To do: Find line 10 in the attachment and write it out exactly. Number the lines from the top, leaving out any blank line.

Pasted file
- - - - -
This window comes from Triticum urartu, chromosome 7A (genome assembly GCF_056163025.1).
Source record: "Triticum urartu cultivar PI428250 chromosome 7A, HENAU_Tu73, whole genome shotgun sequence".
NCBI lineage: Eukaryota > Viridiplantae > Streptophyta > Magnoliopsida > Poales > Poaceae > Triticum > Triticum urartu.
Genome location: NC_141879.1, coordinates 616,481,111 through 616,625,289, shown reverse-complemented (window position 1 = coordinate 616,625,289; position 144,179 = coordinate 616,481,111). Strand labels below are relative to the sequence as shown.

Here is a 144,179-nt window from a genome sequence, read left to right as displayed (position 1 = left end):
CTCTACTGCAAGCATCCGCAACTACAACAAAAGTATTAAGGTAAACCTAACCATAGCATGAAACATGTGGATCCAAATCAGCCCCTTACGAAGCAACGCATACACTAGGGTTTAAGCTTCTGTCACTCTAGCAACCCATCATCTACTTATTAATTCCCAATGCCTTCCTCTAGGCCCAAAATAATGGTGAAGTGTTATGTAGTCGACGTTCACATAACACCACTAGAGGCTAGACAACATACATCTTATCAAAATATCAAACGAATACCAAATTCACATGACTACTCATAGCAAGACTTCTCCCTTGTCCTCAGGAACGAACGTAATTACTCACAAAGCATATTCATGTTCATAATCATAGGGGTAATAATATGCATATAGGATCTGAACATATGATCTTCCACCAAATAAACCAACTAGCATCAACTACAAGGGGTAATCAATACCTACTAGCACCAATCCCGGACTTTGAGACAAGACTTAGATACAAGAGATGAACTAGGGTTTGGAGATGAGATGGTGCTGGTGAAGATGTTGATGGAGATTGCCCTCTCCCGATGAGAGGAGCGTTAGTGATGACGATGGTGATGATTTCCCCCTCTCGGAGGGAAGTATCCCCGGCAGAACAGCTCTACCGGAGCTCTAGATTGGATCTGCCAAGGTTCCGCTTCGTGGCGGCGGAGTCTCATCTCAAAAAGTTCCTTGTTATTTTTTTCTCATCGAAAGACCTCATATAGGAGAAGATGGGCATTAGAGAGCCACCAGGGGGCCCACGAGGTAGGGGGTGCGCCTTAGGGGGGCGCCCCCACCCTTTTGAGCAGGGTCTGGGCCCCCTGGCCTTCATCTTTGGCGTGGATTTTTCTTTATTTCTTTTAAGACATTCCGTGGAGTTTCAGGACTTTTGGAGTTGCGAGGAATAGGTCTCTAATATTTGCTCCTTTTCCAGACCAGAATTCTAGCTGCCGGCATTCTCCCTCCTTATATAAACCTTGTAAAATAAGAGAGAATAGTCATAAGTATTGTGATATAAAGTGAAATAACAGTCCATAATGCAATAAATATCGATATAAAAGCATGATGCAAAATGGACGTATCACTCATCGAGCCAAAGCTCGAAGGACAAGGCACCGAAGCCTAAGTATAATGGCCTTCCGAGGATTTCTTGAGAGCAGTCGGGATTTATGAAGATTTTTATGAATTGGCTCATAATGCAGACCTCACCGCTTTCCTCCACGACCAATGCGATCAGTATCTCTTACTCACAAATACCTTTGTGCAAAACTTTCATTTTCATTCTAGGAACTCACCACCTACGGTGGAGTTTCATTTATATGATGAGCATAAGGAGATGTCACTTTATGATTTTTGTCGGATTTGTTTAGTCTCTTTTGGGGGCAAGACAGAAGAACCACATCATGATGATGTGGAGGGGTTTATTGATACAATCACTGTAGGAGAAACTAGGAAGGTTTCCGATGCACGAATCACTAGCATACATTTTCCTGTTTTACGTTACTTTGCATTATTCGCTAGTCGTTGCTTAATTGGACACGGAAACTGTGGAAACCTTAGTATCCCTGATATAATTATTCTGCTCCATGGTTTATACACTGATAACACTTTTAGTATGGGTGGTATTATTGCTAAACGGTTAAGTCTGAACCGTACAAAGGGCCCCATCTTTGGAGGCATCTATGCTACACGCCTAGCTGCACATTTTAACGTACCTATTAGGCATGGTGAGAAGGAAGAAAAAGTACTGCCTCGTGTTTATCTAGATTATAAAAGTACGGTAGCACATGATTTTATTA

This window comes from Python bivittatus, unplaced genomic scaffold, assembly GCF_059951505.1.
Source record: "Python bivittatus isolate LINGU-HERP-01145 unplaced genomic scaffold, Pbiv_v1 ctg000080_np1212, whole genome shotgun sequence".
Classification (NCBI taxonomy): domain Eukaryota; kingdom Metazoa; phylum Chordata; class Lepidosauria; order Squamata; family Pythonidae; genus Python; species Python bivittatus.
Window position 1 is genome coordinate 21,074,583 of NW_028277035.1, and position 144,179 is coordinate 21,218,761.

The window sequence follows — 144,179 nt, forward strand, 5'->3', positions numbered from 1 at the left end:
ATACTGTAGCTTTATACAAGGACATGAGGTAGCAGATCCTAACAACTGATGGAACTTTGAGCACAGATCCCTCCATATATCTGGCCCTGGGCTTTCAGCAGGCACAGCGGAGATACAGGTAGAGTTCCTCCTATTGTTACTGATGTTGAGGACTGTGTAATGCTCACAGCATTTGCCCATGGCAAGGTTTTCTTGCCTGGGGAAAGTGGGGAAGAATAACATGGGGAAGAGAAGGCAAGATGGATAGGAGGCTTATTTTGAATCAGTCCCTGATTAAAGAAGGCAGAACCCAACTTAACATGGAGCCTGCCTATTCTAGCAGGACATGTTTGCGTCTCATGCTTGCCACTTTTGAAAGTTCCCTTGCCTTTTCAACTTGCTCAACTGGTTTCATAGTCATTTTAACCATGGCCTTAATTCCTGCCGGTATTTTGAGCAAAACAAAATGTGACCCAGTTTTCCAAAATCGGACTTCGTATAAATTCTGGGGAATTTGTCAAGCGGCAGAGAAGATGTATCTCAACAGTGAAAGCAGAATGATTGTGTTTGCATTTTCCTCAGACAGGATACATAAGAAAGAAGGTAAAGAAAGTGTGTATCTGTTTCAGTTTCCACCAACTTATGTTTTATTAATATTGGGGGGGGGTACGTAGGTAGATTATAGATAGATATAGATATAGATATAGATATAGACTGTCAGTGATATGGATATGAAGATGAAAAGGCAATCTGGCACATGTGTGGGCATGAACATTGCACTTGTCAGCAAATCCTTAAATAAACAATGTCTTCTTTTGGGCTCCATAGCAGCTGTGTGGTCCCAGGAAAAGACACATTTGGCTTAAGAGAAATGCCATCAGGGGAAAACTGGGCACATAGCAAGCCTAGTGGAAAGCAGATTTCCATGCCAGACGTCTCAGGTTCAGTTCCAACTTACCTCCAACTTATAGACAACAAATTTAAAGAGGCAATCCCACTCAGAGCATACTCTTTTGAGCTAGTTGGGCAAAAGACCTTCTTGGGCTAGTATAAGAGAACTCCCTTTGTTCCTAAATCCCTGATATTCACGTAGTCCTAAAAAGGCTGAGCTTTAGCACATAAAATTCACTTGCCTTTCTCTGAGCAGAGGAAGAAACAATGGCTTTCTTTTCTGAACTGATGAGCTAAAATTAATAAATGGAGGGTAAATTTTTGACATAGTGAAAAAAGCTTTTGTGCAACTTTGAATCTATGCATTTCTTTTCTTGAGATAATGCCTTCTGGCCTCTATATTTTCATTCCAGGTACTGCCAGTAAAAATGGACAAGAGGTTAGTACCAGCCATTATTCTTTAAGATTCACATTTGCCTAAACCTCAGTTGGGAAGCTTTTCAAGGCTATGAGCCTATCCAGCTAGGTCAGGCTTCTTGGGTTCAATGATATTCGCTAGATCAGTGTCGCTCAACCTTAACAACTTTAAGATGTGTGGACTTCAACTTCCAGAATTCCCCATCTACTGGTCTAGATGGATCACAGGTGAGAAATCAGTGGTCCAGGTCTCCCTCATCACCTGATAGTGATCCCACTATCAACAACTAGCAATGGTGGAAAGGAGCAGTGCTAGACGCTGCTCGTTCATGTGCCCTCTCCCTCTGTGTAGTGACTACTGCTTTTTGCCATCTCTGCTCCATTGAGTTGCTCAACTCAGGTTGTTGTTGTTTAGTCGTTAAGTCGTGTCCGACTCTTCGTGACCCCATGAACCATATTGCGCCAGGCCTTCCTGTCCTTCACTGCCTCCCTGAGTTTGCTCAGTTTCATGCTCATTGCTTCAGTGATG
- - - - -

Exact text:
Window position 1 is genome coordinate 21,074,583 of NW_028277035.1, and position 144,179 is coordinate 21,218,761.